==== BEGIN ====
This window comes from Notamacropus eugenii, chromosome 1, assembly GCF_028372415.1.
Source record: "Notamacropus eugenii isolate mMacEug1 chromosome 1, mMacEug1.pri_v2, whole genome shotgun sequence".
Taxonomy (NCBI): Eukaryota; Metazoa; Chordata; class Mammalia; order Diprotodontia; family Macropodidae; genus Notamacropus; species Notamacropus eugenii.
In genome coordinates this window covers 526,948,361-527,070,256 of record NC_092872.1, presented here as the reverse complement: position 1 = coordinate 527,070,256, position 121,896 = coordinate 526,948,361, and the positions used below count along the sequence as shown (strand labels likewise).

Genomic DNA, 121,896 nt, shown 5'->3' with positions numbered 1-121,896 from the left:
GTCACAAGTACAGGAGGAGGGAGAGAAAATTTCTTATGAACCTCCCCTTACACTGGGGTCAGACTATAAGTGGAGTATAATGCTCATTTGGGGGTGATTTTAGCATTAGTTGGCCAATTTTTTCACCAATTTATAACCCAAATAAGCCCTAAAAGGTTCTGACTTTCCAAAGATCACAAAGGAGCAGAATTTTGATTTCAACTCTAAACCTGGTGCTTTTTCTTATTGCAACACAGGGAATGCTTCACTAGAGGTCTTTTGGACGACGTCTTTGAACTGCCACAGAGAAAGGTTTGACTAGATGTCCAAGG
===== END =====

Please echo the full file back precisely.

This window comes from Notamacropus eugenii, chromosome 1, assembly GCF_028372415.1.
Source record: "Notamacropus eugenii isolate mMacEug1 chromosome 1, mMacEug1.pri_v2, whole genome shotgun sequence".
Taxonomy (NCBI): Eukaryota; Metazoa; Chordata; class Mammalia; order Diprotodontia; family Macropodidae; genus Notamacropus; species Notamacropus eugenii.
In genome coordinates this window covers 526,948,361-527,070,256 of record NC_092872.1, presented here as the reverse complement: position 1 = coordinate 527,070,256, position 121,896 = coordinate 526,948,361, and the positions used below count along the sequence as shown (strand labels likewise).

Genomic DNA, 121,896 nt, shown 5'->3' with positions numbered 1-121,896 from the left:
GTCACAAGTACAGGAGGAGGGAGAGAAAATTTCTTATGAACCTCCCCTTACACTGGGGTCAGACTATAAGTGGAGTATAATGCTCATTTGGGGGTGATTTTAGCATTAGTTGGCCAATTTTTTCACCAATTTATAACCCAAATAAGCCCTAAAAGGTTCTGACTTTCCAAAGATCACAAAGGAGCAGAATTTTGATTTCAACTCTAAACCTGGTGCTTTTTCTTATTGCAACACAGGGAATGCTTCACTAGAGGTCTTTTGGACGACGTCTTTGAACTGCCACAGAGAAAGGTTTGACTAGATGTCCAAGG